let t8 = Fork (Some “a”, Leaf (Some “b”), Fork (Some “c”, Leaf None, Leaf (Some “d”)))

“`

(Can you say what type of tree “t7“ is?)

Write 4 new functions, similar to the ones above, but that work on

trees with “option“ values in them. For example, “t_opt_size“

should count the number of values in the tree that are under the “Some“

constructor. The types are as follows:

1) “t_opt_size : ‘a option tree -> int“

Example: “t_opt_size t7“ gives “3“.

2) “t_opt_sum : int option tree -> int“

Example: “t_opt_sum t7“ gives “6“.

3) “t_opt_charcount : string option tree -> int“

Example: “t_opt_charcount t8“ gives “4“.

4) “t_opt_concat : string option tree -> string“

Example: “t_opt_concat t8“ gives “”abcd”“.

## Part C:

Consider the function “tfold“ with type “(‘a -> ‘b) -> (‘a -> ‘b -> ‘b

-> ‘b) -> ‘a tree -> ‘b“ below. It is similar to one introduced in class.

“`

let rec tfold (l:’a -> ‘b) (f:’a -> ‘b -> ‘b -> ‘b) (t:’a tree) : ‘b =

match t with

| Leaf v -> l v

| Fork (v, t1, t2) -> f v (tfold l f t1) (tfold l f t2)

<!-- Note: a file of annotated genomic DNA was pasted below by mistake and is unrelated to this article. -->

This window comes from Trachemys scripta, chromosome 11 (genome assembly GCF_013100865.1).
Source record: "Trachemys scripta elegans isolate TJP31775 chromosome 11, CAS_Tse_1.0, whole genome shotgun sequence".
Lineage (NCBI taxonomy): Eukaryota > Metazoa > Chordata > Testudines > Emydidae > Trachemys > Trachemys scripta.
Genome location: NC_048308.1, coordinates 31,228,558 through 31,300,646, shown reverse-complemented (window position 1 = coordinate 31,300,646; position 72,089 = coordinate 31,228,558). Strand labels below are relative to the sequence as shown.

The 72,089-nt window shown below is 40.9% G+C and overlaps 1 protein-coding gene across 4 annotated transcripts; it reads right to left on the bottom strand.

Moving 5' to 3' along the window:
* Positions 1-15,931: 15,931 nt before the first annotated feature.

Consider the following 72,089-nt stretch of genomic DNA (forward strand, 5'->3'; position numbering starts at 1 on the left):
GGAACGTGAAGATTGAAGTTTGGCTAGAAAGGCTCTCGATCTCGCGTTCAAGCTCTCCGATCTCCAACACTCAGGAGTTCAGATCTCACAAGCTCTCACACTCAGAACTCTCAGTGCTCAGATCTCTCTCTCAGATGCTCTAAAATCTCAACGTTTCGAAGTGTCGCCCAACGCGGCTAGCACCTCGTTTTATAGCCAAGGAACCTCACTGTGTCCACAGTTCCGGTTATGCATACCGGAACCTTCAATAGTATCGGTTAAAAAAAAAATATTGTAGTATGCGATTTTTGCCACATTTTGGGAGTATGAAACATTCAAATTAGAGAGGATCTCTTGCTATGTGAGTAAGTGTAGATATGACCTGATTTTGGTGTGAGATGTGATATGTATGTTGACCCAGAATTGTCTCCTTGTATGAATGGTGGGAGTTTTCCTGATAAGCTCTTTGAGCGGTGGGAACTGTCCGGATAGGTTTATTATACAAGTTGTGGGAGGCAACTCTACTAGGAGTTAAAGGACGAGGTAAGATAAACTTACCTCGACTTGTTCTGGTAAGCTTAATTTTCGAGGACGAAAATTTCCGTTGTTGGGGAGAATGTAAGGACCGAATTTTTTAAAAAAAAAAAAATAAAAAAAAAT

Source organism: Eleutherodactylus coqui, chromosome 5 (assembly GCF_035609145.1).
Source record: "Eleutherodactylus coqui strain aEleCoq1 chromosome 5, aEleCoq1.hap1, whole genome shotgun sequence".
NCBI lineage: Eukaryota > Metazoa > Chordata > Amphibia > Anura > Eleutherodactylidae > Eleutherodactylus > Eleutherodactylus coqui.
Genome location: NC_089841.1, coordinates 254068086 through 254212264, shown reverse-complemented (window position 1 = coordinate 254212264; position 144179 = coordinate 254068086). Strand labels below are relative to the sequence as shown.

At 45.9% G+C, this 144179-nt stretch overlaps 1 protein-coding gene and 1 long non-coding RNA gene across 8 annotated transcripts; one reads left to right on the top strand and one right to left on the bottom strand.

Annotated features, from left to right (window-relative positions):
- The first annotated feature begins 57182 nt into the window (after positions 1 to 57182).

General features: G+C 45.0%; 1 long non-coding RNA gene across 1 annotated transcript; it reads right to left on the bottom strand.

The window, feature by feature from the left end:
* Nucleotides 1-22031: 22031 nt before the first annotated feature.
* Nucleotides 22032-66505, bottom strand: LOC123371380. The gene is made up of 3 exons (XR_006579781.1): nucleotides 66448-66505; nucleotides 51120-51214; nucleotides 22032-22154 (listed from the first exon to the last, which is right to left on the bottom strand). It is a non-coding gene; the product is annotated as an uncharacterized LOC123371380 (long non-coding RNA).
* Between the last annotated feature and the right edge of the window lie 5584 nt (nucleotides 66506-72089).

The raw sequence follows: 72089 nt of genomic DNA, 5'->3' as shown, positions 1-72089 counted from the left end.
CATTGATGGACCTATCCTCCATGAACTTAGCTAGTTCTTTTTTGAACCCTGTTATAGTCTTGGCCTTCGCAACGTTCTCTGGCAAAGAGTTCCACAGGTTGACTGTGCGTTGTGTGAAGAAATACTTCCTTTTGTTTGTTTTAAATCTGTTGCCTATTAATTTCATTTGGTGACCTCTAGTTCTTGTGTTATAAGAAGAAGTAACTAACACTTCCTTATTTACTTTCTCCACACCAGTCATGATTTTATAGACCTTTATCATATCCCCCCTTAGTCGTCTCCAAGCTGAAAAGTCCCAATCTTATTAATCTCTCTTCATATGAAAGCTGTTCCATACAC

“`

The next set of questions will require you to write all the functions

in Part A and Part B using “tfold“ and without writing a recursive

function.

Their names and types are as follows:

“`

1) tf_size : ‘a tree -> int

2) tf_sum : int tree -> int

3) tf_charcount : string tree -> int

4) tf_concat : string tree -> string

5) tf_opt_size : ‘a option tree -> int

6) tf_opt_sum : int option tree -> int

7) tf_opt_charcount : string option tree -> int

8) tf_opt_concat : string option tree -> string

“`

## Part D:

This is the final part of this homework. Instead of using the above “tree“,

will we now use a tree of this type:

“`

type ‘a btree = Empty

| Node of ‘a btree * ‘a * ‘a btree

“`

This is a sorted tree, and will enable us to create empty trees as

well as trees with size two. An example:

“`

let t6 = Node (Node (Empty, 3, Empty), 4, Node (Empty, 5, Empty))

“`

Using this btree type, perform the following:

#### “bt_insert_by“

Write a function “bt_insert_by“ that will take a comparator (details

follow), an element and a btree as the input, and insert this element into the

btree using the comparator to find the correct position. Because the tree

is sorted, the insertion criteria are as follows: